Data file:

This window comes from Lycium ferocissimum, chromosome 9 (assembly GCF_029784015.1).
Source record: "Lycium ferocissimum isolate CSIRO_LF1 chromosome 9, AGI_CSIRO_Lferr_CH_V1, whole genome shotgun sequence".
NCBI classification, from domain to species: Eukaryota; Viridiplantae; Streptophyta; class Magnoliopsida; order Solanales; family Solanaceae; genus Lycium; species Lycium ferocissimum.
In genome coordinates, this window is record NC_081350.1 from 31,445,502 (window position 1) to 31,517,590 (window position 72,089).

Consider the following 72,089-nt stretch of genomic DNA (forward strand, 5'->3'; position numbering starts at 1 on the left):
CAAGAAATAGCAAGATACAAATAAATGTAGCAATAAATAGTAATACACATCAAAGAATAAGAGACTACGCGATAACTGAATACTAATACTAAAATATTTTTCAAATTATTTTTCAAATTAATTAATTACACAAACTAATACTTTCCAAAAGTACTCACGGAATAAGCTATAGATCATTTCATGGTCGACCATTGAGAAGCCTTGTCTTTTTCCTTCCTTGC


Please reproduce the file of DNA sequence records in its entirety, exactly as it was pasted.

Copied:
This window comes from Lycium ferocissimum, chromosome 9 (assembly GCF_029784015.1).
Source record: "Lycium ferocissimum isolate CSIRO_LF1 chromosome 9, AGI_CSIRO_Lferr_CH_V1, whole genome shotgun sequence".
NCBI classification, from domain to species: Eukaryota; Viridiplantae; Streptophyta; class Magnoliopsida; order Solanales; family Solanaceae; genus Lycium; species Lycium ferocissimum.
In genome coordinates, this window is record NC_081350.1 from 31,445,502 (window position 1) to 31,517,590 (window position 72,089).

Consider the following 72,089-nt stretch of genomic DNA (forward strand, 5'->3'; position numbering starts at 1 on the left):
CAAGAAATAGCAAGATACAAATAAATGTAGCAATAAATAGTAATACACATCAAAGAATAAGAGACTACGCGATAACTGAATACTAATACTAAAATATTTTTCAAATTATTTTTCAAATTAATTAATTACACAAACTAATACTTTCCAAAAGTACTCACGGAATAAGCTATAGATCATTTCATGGTCGACCATTGAGAAGCCTTGTCTTTTTCCTTCCTTGC